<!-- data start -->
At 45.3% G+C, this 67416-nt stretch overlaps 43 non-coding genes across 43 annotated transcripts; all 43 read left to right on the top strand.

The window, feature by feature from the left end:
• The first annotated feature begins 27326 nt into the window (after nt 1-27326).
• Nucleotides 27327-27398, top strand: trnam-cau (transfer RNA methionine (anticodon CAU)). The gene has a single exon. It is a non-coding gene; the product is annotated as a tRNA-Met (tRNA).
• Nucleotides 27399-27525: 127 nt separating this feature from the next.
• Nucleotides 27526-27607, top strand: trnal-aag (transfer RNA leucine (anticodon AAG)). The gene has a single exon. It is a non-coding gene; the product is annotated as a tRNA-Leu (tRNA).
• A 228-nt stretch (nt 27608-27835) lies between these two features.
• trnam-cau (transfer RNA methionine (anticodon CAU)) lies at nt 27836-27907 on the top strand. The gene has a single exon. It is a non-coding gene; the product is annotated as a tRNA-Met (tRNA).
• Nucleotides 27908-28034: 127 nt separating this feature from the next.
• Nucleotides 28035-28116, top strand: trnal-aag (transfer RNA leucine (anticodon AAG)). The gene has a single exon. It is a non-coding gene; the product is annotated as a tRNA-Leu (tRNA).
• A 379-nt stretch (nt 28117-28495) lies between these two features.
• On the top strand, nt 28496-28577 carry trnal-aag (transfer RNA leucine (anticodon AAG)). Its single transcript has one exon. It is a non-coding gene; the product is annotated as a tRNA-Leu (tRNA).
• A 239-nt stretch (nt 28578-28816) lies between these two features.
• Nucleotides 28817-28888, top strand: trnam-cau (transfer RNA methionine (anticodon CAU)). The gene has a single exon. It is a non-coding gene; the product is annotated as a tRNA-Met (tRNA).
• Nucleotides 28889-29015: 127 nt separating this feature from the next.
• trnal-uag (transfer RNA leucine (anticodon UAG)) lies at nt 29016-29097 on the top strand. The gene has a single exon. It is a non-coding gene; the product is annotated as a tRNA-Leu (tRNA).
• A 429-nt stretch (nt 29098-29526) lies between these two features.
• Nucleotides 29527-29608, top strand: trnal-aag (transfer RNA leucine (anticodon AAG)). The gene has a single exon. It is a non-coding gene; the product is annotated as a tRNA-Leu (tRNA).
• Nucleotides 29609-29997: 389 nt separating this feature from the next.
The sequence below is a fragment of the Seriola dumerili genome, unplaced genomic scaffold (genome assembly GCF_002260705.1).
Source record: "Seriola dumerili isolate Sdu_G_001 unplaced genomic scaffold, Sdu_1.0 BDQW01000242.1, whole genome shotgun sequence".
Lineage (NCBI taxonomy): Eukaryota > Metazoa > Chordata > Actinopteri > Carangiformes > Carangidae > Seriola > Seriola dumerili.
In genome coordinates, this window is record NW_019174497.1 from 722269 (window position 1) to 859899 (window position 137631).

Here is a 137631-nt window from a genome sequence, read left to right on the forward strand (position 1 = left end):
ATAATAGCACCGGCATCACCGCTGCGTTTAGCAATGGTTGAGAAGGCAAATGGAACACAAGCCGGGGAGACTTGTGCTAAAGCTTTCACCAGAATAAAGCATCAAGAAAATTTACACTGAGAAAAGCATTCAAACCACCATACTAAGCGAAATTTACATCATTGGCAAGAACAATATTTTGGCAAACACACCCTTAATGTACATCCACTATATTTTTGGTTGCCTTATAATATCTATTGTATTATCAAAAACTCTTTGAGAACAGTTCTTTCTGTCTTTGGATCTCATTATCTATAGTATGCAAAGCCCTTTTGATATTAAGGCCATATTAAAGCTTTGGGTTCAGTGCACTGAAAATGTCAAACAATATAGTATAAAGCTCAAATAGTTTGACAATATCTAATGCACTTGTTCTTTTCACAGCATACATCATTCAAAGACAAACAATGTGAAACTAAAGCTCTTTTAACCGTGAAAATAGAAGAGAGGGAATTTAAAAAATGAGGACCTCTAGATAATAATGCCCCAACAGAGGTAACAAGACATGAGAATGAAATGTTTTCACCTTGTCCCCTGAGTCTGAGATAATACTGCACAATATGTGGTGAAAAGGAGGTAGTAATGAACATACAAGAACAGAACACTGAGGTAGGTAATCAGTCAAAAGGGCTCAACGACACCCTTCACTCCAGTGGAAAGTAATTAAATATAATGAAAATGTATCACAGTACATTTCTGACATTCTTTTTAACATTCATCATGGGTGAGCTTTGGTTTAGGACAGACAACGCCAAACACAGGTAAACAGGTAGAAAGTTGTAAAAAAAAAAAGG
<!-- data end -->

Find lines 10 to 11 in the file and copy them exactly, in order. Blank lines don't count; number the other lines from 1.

• Nucleotides 28035-28116, top strand: trnal-aag (transfer RNA leucine (anticodon AAG)). The gene has a single exon. It is a non-coding gene; the product is annotated as a tRNA-Leu (tRNA).
• A 379-nt stretch (nt 28117-28495) lies between these two features.